I couldn’t wait to see Matt Damon and Ben Affleck’s first outing on a script together since their 1997 Oscar-winning “Goodwill Hunting.” Turns out, I could’ve waited. THE LAST DUEL is based on Eric Jager’s 2004 book recounting the true story of the the last government-sanctioned trial by combat in medieval France between Jean de Carrouges (Matt Damon) and Jacques Le Gris (Adam Driver) the man accused of raping Jean’s wife Marguerite (Jodie Comer). Ridley Scott who directed such emotionally engaging and visually compelling films as “The Martian,” “Blade Runner,” “Thelma and Louise,” and “Gladiator” directs 2 hours and 30 minutes of tedium interrupted by grimy battle scenes, and a platinum-haired Ben Affleck as the dissolute Pierre D’Alencon cavorting around the boudoir with intermittent barrages of snark directed at Jean de Carrouges. Never have I felt so disengaged or experienced a more antiseptic treatment of such a brutal, visceral, and humiliating crime.
All the performances are fine, but especially that of the luminous Jodie Comer, transfixing in a supremely subtle and nuanced performance, despite a leaden script that sets out to deliver three points of view on the rape. Ben and Matt wrote the knights’ point of view and Nicole Holofcener (“Can You Ever Forgive Me,” “Enough Said”) was enlisted to provide Marguerite’s. Under the laws of the day (vestigially represented in the 21st century by anyone still referred to as Mrs.) women were merely the property of their husbands and had no legal standing. Hence Marguerite’s husband had to fight her battle, now his injury, to the death; if he loses, it must be God’s will and she must die too– presumably for lying– by being burnt alive at the stake. Marguerite stands her ground, risks all, and speaks truth to power. I was prepared to feel outraged. Empowered. Something like that. Instead, I felt what I might feel watching a clinical examination of an incident, revealing little we didn’t already know, and with the emotional and psychological pieces missing.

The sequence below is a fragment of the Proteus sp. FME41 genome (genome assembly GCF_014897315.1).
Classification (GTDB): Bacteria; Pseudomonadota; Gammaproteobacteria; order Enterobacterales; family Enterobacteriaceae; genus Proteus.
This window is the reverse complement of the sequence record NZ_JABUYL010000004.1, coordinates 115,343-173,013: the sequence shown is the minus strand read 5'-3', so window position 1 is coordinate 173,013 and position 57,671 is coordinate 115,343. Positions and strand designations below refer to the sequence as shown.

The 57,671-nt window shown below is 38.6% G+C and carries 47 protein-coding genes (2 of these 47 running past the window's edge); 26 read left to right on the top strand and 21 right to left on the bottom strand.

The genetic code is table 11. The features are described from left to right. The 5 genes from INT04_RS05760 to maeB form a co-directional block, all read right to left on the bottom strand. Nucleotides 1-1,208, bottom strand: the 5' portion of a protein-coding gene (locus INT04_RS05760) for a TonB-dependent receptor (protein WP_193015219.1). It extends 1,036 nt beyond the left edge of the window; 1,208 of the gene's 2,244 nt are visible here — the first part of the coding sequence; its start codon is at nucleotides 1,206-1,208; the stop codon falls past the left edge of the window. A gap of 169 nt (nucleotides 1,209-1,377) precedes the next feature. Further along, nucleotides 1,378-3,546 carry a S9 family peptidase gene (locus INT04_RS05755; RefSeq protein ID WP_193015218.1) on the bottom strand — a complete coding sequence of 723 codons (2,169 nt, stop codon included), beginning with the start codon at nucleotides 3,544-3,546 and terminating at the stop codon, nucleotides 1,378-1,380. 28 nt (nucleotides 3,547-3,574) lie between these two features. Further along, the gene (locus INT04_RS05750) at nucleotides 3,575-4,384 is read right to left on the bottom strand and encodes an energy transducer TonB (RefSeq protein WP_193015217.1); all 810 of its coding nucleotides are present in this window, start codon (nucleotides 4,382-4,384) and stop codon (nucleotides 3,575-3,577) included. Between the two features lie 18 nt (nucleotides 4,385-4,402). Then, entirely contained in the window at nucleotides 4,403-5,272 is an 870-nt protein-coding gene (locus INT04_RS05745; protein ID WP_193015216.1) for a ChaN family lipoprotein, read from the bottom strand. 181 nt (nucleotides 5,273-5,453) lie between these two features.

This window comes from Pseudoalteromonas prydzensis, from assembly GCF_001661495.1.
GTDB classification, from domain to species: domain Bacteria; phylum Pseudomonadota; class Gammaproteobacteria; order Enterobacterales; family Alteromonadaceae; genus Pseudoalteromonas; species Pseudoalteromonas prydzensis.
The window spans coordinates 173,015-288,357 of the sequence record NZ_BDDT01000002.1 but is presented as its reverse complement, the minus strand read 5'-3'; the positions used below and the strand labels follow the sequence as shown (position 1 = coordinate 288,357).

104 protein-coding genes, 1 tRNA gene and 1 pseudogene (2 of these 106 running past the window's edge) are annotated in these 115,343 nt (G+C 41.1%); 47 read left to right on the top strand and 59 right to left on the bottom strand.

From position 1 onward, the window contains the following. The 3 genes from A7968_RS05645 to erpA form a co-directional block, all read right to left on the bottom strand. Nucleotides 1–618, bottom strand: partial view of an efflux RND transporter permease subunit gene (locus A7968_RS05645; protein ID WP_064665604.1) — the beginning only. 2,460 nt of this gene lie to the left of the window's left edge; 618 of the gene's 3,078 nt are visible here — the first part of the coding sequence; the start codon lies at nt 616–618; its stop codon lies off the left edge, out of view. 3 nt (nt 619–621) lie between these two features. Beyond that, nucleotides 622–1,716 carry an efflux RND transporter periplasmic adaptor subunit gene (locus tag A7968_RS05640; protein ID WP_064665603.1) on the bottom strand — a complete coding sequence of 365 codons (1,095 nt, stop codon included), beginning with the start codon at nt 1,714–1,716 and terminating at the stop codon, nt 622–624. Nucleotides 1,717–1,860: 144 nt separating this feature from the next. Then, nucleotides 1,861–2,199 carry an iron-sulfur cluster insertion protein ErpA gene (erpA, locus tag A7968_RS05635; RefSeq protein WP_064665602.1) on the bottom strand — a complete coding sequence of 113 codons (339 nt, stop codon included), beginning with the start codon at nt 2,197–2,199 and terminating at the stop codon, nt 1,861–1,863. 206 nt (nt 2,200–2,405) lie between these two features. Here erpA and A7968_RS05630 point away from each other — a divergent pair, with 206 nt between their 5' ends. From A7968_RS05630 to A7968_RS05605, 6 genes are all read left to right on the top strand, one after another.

“Rashomon”-like, the film tells the story three times from a different point of view based on what each character has been acculturated to believe. The camera focuses on the externals, which vary slightly with only the subtlest of clues to each person’s motivation and experience. The viewer is kept at a remove as though this were some sort of intellectual exercise. As recalled by the men, we notice that the crime is largely about ego and power, but the crime itself is represented onscreen almost the same to each man. This is odd, given that Marguerite’s husband wasn’t there and has only heard the story from his wife. The rapist imagines that she flirted and then his arousal becomes its own justification.
As Marguerite recounts it, there has been no flirting, only dutiful deference to Le Gris at the bidding of her husband, but again the representation of the rape barely shifts. We witness the crime from the outside instead of from the intimacy of her point of view: terrified, furious, and in emotional, psychological, and physical agony. As transcribed in the historical record, there were actually two men involved in the rape, one of whom assisted in holding her down. This is left out of the film. I remain baffled by the aesthetic choices made here which by my reckoning keep the viewer at a distance from the whole truth about what this woman suffered: a physical violation compounded by the weight of a culture designed to crush her and all of her gender into oblivion. “The last duel,” by my reckoning, has yet to be fought.
Which brings me to a gratifying swan song– the 5th and final James Bond film starring the fabulous Daniel Craig, dangerous and debonair, as 007, directed and co-written by Cary Joji Fukunaga: NO TIME TO DIE . It begins with a heart-stopping, high-flying, rip-roaring emotional roller coaster of a pre-credit sequence capped by Billie Eilish’s sultry voice snaking around her dark, sensuous theme song, as we plunge into a time-tripping, globetrotting, glamorous thrill ride between life and death, heartache and revenge, tuxedos and Astin Martins, as it falls to Bond to save the world again, this time from the scarred and noxious Lyutsifer Safin (Rami Malek). It’s all there from A to Z, with special attention to M (Ralph Fiennes) and Q (Ben Whishaw), Moneypenny (Naomie Harris), a newly named 007 (Lashana Lynch) who leaves Bond a tad stirred but not shaken, unlike the luscious Lea Seydoux as Bond’s French femme– fatale? PLUS a soupçon of Ana de Armas as dazzling agent-in- training Paloma, wielding wise cracks and weaponry with equal aplomb while executing a full split. It should be noted she does it all while barely wearing a black satin gown slit up to there and down to nowhere and never falling off. One major quibble: they should have dispensed with the child endangerment scenes– cruel and unnecessary. Otherwise have a ball and prepare to shed a tear.
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